With a record 478 permits issued for Everest this year and climbers from 47 different teams in Base Camp, along with a host of Sherpas in support, (rapidly approaching a 2/1 ratio on the mountain), Everest was never going to be anything less than monumentally busy, with drama and very sadly, a record setting number of deaths.
The weather cooperated this year, and after a relatively late fixing of the ropes to the summit, 2 weeks of mostly clear skies ensued, with low winds and light snow lasting from Base Camp until many reached the top of the world.
However, as Everest always does, more than a few teams hit pockets of high wind, sudden snowstorms and the inevitable icefall collapses, forcing them back to bed, only to get up early the next morning and start all over again. Others had mini epics – frostbite, rapid ascents followed by even more rapid descents, equipment stolen on high and sickness lying them low.
Everest wouldn’t be Everest if it was at all predictable.
With ropes fixed to the top in mid-May by a nine-strong Sherpa team, they were quickly followed by the first international climber and the second overall Pakistani woman to summit, Naila Kiani, reaching the top with her lone Sherpa, Pasang Temba. She was in turn closely followed by her compatriot, Sajid Sadpara, who climbed without oxygen, a first for Pakistan.
With weather forecasts for literally weeks of good weather, teams had the rare opportunity to get acclimatized in good conditions, return to the valley to rest, then head back up on a civilized and comfortable schedule. That, coupled with an ever increasing level of Sherpa support, made this year one of the most successful ever for Everest climbers with an estimated 600 plus climbers reaching the summit.
A host of other records were broken, first from this country, then that country, first deaf couple and most notably, Hari Budha Magar, climbing with both legs amputated above the knee from an explosion while serving in Afghanistan with the Gurka’s.
Just to get permission to climb he needed to overturn a Nepali ruling to get his permit, then found his summit day stretching out to 3 p.m., hours after he wanted to top out. But with good weather and a very strong Sherpa support team, just managed to get across the summit ridge, reach the top and descend safely.
A number of people had early rotations up the mountain, then fell ill, and returned to Kathmandu, thinking they were finished. But with the return to low altitude, perhaps a relaxing night out or two out, and the pressure off, they jumped back into the Helicopter service to Base Camp, and made quick ascents back into the heights and onto the summit.
This included both Tonya Samoilova and Julie McKelvey, who posted an excellent video of her and Tendi Sherpa at the South Col recounting their climb to the summit. Tendi has more clarity about how to think about and climb Everest than many of us could come up with at sea level.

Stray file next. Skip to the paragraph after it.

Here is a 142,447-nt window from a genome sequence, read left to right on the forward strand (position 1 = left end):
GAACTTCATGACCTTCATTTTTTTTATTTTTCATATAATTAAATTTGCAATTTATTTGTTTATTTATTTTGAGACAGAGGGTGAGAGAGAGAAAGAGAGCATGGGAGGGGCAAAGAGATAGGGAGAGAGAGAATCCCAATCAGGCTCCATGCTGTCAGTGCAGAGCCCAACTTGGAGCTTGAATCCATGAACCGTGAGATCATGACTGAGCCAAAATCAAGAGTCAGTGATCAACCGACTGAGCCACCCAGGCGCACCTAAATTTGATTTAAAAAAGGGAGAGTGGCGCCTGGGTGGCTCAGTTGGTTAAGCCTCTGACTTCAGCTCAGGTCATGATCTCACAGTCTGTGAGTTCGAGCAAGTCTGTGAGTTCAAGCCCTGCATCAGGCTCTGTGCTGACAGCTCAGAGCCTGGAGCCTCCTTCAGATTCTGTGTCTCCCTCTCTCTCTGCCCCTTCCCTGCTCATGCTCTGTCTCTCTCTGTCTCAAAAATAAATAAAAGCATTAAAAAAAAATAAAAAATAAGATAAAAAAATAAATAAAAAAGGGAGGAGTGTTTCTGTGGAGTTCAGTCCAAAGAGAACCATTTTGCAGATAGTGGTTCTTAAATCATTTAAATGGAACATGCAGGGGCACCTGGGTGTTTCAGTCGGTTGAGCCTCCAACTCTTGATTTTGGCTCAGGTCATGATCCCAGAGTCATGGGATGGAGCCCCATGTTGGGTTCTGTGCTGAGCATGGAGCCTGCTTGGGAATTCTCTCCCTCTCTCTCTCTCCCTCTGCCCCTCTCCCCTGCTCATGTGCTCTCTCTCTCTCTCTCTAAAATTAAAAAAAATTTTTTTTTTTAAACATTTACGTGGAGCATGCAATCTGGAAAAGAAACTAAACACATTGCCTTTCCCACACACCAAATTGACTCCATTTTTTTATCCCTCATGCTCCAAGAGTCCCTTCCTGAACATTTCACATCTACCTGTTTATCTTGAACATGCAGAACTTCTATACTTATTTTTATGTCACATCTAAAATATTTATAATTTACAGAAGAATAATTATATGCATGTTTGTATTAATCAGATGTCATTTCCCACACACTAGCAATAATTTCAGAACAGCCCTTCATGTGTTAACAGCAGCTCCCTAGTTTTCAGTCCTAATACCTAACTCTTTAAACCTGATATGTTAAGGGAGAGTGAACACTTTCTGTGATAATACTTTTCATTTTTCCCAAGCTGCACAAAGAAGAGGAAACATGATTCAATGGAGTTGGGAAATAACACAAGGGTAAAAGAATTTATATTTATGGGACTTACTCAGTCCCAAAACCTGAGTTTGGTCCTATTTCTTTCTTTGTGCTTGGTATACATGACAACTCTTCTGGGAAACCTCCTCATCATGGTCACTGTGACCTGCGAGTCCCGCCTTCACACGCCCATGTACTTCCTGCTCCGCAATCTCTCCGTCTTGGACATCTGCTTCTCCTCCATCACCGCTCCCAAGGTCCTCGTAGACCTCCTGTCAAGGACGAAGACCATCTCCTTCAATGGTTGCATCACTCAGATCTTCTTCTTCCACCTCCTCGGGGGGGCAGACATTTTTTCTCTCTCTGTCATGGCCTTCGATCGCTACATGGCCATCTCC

While a number of the larger teams opted to follow along soon after the ropes were in, with days having 50 climbers at a time summiting, several of the well known Western led teams, from Madison Mountaineering, Adventure Consultants to Mountain Professionals, all took a good look at the ongoing good weather forecasts and pushed their climbs out until later in the season.
Avoiding the earlier crowds, inevitable rescue scenarios and often the less experienced but more eager groups, they too found good weather, slightly warmer temperatures, and with a deep set trail kicked in and ropes in place, enjoyed relatively straight-forward climbs to the summit.
Furtenbach Adventures claimed another 100% success rate, summiting with a mix of their flash and regular climbers on 17 May. If you want to leave home, climb quick, and get it over with, they seem to have the formula down for remarkably rapid ascents. Depending on your point of view, this may either be the future of Everest ascents, or yet another step backwards, reducing as many of Everests challenges to the minimum to make the ascent as quick and effortless as possible.
What could well distinguish this season however, is not the number of climbers, the good weather and the records broken, but very sadly, the record number of deaths.
The season started quickly on a very sad note, with 3 Sherpas killed in the top section of the Khumbu Icefall, before climbing had hardly gotten underway. This was followed by the death of 69 year old American Jonathan Sugarman at Camp 2.
Currently, up to 17 climbers are reported as dead or missing, far more than would be expected in a year with extended good weather.
While there is a range of causes, it seems this year the clear skies and hard snow, made access to the heights perhaps easier than is common?
This in turn allowed more climbers to reach higher than they normally would, with many falling ill at the South Col or above.
The good weather may have been a double-edged sword, as the higher you climb, the more likely altitude will affect you, and the further you are away from either getting yourself down, or having any assistance to help in your descent.
Climbing on higher rates of oxygen and starting it at a lower elevation, also assists in gaining height, but when any delays occur and oxygen runs low, or out completely, getting to lower elevations just becomes that much more difficult. Or impossible. For those trying without oxygen, still only a tiny fraction of the successful submitters, your acclimatisation time is often longer, you climb slower, you get cold easier and overall it is just far more dangerous.